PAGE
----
given how so many members of Congress are in the pockets of the telecom industry, i'm not surprised at this news but i would hope that it would at least get some questions asked considering those main telecom companies are doing diddly squat to improve or even implement any meaningful fibre broadband!
and as this info has now come to light, what is the FCC going to do about/with it? is it going to go to Congress or, as so many of the members Entertainment Industry collaborators, think it's going to be a waste of time? even if that is the case, armed with this shit storm info, can the FCC try again to sort out the set top box issue?
She added that the change “is 100% optional–if users do not opt-in to these changes, their Google experience will remain unchanged.”
To opt-out of Google’s identified tracking, visit the Activity controls on Google’s My Account page, and uncheck the box next to “Include Chrome browsing history and activity from websites and apps that use Google services."
Wait, so is this opt-in or opt-out? That's kind of a huge difference...
I used to think Google could stand up to anyone. That they were *the* company for hackers and those for hacker culture back in the 1990's and early 2000's
Now it's 2016 and they can't stand up to a company less than a third of its size who cultural values are diametrically opposed to much of hacker culture and many of the subcultures its spawned.
No wonder they can't do a damn thing about the NSA. They're so pathetic and ineffective they can't even stand up to a company 1/3rd of its size, let alone the vanguard of the dehumanizing surveillance state.
Talk about a letdown. Maybe it was folly for 14-year-old me to trust Google. It was certainly folly to maintain trust for a decade-and-a-half following.
I hate that I placed so much of my trust in them growing up. I truly do.
The problem with the public is that they speak with many voices, and hold differing opinions. Meanwhile the content industry speaks with one voice, supporting just one idea. Therefore listening to the public involves work in working out the best options, while listening to the industry gives per-packaged solutions.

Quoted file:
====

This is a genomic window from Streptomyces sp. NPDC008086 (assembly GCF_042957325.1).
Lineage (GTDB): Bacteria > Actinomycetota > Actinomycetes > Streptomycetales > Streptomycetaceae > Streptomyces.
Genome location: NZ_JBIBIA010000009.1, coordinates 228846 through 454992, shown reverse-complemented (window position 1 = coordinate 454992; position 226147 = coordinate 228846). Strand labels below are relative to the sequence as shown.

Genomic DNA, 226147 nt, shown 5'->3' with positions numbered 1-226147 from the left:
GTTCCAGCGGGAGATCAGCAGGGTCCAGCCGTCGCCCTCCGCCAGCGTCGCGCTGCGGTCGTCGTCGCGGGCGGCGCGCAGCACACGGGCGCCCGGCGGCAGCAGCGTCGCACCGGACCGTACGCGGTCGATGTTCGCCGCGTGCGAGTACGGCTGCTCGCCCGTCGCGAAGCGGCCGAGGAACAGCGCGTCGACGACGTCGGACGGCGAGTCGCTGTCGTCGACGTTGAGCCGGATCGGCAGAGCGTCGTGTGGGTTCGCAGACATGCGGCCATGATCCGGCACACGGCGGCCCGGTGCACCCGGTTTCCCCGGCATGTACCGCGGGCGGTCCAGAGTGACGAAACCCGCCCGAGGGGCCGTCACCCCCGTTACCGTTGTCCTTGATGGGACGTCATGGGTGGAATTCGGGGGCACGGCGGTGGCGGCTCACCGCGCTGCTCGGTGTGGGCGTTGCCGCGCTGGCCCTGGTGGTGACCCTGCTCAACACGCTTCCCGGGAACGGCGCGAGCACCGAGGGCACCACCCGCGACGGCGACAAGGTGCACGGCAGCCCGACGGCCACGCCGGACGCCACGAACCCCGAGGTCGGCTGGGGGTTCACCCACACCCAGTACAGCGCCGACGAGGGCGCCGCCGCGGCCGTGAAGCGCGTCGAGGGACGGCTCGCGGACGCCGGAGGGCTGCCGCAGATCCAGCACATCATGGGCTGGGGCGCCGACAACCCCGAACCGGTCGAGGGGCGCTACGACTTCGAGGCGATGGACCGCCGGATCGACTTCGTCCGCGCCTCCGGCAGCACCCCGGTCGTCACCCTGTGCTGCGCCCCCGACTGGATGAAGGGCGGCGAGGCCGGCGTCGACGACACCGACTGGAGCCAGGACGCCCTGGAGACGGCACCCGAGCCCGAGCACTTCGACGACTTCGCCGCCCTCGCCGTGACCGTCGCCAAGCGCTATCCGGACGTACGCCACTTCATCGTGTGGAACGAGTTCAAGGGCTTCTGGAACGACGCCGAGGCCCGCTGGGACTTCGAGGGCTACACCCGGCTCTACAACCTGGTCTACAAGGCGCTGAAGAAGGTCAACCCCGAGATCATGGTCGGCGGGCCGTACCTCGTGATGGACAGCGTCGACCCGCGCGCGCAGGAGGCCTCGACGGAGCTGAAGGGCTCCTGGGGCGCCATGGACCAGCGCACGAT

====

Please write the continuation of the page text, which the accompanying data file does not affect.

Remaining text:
Wireless is not the best option for high density urban areas, and especially not for delivering multiple HD or $K video streams to a building such as an apartment block. That said using wireless and cable (as in TV) is the best way that combined ISP and content providers have for manipulating the market to their benefit.
Aereo has absolutely nothing to do with THIS issue. You're attempting an irrelevant deflection because you have absolutely NO grounds to your argument. Nice try, shill. But, as always, you're full of BS.
I don't think the real problem is the legal abuses on their own. This is also something many other countries are dealing with. The future of internet is thought to be wireless. Today there is a shared standard for wireless internet and if they can get that to work with somewhat acceptable incumbent deals, USA avoids most of the expensive every infrastructure by itself and can start to provide more competition.
Don't get me wrong, the owner of the physical infrastructure will still hold a monopoly that needs FTC-awareness, but at least they will start to get pressured on the service-level.
This doesn't surprise me, but it's still bittersweet news. Laying miles and miles of fiber was an expensive proposition, and not likely the future of broadband infrastructure. Wireless does seem to be the future, though I wonder what direction will choose to go.
5G (and beyond) seems to be the likely choice, though I am still very intrigued by Chet Kanojia's new project, Starry (he being of Aero fame). The concept seems out there, but based on what he delivered with Aero I have little reason to doubt it technically works. Perhaps an acquisition by Alphabet is just what the two companies need to finally unseat traditional telco's from their throne.